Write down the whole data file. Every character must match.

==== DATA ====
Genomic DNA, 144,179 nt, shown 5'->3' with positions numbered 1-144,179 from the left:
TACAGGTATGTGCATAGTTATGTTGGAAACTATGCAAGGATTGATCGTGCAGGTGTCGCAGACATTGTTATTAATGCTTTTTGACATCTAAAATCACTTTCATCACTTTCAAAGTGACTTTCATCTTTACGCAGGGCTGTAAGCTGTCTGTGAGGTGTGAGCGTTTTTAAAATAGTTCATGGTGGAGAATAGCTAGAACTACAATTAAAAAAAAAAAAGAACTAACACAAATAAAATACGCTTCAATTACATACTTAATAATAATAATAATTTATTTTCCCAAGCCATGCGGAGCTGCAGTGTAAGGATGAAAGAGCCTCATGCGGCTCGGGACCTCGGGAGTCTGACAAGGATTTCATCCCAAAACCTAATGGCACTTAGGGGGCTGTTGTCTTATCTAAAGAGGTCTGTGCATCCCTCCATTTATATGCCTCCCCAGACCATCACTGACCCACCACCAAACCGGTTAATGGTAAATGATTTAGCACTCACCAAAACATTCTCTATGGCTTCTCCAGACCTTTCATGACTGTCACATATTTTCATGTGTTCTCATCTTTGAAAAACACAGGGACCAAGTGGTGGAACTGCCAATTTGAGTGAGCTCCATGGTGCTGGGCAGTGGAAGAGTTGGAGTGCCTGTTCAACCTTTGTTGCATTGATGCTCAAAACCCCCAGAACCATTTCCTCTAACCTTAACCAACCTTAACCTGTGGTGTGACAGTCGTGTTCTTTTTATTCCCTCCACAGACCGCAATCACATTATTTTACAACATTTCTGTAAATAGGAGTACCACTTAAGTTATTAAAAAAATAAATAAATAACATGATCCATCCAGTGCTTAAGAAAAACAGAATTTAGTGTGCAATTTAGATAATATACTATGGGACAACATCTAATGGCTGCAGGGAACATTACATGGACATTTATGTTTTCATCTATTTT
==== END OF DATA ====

Genomic DNA, 144,179 nt, shown 5'->3' with positions numbered 1-144,179 from the left:
TACAGGTATGTGCATAGTTATGTTGGAAACTATGCAAGGATTGATCGTGCAGGTGTCGCAGACATTGTTATTAATGCTTTTTGACATCTAAAATCACTTTCATCACTTTCAAAGTGACTTTCATCTTTACGCAGGGCTGTAAGCTGTCTGTGAGGTGTGAGCGTTTTTAAAATAGTTCATGGTGGAGAATAGCTAGAACTACAATTAAAAAAAAAAAAGAACTAACACAAATAAAATACGCTTCAATTACATACTTAATAATAATAATAATTTATTTTCCCAAGCCATGCGGAGCTGCAGTGTAAGGATGAAAGAGCCTCATGCGGCTCGGGACCTCGGGAGTCTGACAAGGATTTCATCCCAAAACCTAATGGCACTTAGGGGGCTGTTGTCTTATCTAAAGAGGTCTGTGCATCCCTCCATTTATATGCCTCCCCAGACCATCACTGACCCACCACCAAACCGGTTAATGGTAAATGATTTAGCACTCACCAAAACATTCTCTATGGCTTCTCCAGACCTTTCATGACTGTCACATATTTTCATGTGTTCTCATCTTTGAAAAACACAGGGACCAAGTGGTGGAACTGCCAATTTGAGTGAGCTCCATGGTGCTGGGCAGTGGAAGAGTTGGAGTGCCTGTTCAACCTTTGTTGCATTGATGCTCAAAACCCCCAGAACCATTTCCTCTAACCTTAACCAACCTTAACCTGTGGTGTGACAGTCGTGTTCTTTTTATTCCCTCCACAGACCGCAATCACATTATTTTACAACATTTCTGTAAATAGGAGTACCACTTAAGTTATTAAAAAAATAAATAAATAACATGATCCATCCAGTGCTTAAGAAAAACAGAATTTAGTGTGCAATTTAGATAATATACTATGGGACAACATCTAATGGCTGCAGGGAACATTACATGGACATTTATGTTTTCATCTATTTT